Preferably, the trolley is a collapsible trolley in which the leg members are pivotally secured to the main frame member and the handle is pivotally mounted relative to the main frame member about second pivot means whereby pivotal movement of the handle about said second pivot means causes collapse of the handle member and the leg members into an out of use position, said first pivot means being located intermediate the ends of the handle member between the second pivot means and the free end of the handle.
An embodiment of the invention will now be described by way of example, with reference to the accompanying drawings in which:
FIG. 1 is a side view of a trolley in accordance with the invention.
FIG. 2 is an end view of the trolley of FIG. 1 and
FIG. 3 is a detail view of the handle pivot arrangement of the trolley.
Referring to the drawings, a trolley for the carriage of golfclubs comprises a main frame member 1, having upper an lower supports 2, 3 respectively for supporting a bag of golfclubs thereon.
Intermediate the ends of the main frame member is a bracket 4 to which a pair of legs 5 are privotally secured so that they extend outwardly and downwardly. The free end of each leg 5 is provided with a ground wheel 6 which can be detachable if desired.
Towards the top end of the main frame member 1, there is provided a bracket 7 which forms a main pivot 8 for an elongated handle 9. Pivotally secured to the elongated handle 9 on each side thereof is a link 10, each of which links extends downwardly to be pivotally secured to one of the legs 5.
The handle 9 is formed in two parts namely, a stem-receiving portion in the form of a bracket 9a which is connected to the main pivot 8 and an elongated stem 9b which can be freely pivotable about a further pivot 11 relative to the bracket 9a.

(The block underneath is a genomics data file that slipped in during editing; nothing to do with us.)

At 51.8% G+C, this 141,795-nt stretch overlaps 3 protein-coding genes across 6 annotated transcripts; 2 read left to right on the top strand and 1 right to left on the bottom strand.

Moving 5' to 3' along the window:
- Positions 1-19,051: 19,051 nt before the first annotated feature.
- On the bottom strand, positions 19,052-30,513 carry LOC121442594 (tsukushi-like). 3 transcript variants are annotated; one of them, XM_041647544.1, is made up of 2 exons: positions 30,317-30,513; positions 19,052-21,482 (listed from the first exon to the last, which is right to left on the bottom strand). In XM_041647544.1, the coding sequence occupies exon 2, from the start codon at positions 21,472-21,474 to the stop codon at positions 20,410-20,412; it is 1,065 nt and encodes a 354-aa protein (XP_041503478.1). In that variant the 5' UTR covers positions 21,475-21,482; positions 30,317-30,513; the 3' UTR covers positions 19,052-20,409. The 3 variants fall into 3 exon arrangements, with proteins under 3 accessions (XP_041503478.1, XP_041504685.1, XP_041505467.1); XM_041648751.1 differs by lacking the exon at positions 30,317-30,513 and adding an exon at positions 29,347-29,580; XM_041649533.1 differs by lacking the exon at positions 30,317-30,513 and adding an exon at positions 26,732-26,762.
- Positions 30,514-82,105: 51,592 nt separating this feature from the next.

The handle 9 can be pivotally fixed relative to the bracket 7 and the two handle portions 9a and 9b can be pivotally fixed or locked relative to each other by tightening of clamping wing nuts 12 and 13 respectively.
In normal use, however, it will be appreciated that the wing nut 13 will be loosened sufficiently to allow the handle 9 to pivot freely about pivot 11.
In an alternative arrangement, aligned holes are provided in the bracket 9a and a corresponding hole is provided in the stem 9b so that when the stem is located within the bracket 9a, a locking pin can be passed through the aligned holes to lock the stem 9b relative to the bracket 9a. Conversely the locking pin can be removed from the holes to allow the stem 9b to pivot freely in a vertical plane about the secondary pivot 11.
A stop 15 is secured to the bracket 9a and extends into the path of pivotal movement of the handle stem 9b to prevent its travel below a predetermined limit.
An auxiliary wheel 16 is secured adjacent the lower end of the main frame member 1. The auxiliary wheel 16 is fixed against rotation about a vertical axis.
In use of the golf trolley in accordance with the invention the wing nut 13 can be tightened to lock the bracket 9a to the stem 9b of the handle and in this position the trolley is used in exactly the same way as in previously proposed arrangements and can either be pushed or pulled in this condition with the auxiliary wheel 16 clear of the ground. When the wing nut 13 is slackened, however, the stem 9b of the handle can pivot freely about its pivot 11 so that the weight of the golfclubs causes the main frame member to pivot about the main ground wheels 6 to allow the auxiliary wheel 16 to rest on the ground. Thus, the full weight of the clubs is taken by the two ground wheels 6 and the auxiliary wheel 16. In this condition, therefore, the only force which has to be applied by the user is the force necessary to pull the trolley and he does not require to exert any downward force to maintain the main frame member clear of the ground.
If desired, the auxiliary wheel 16 can be mounted so as to be pivotable about a vertical as well as a horizontal axis but it is thought that an auxiliary wheel which is rotatable only about a horizontal axis is preferable. Also more than one auxiliary wheel can be provided if desired.
Although the above-described invention is particularly applicable to collapsible trolleys, the principle of the vertically freely swingable handle can also be applied to trolleys which are non-collapsible. In this case the main pivot 8 is omitted, the legs 5 are fixed and not pivotal and the interconnecting links 10 are dispensed with.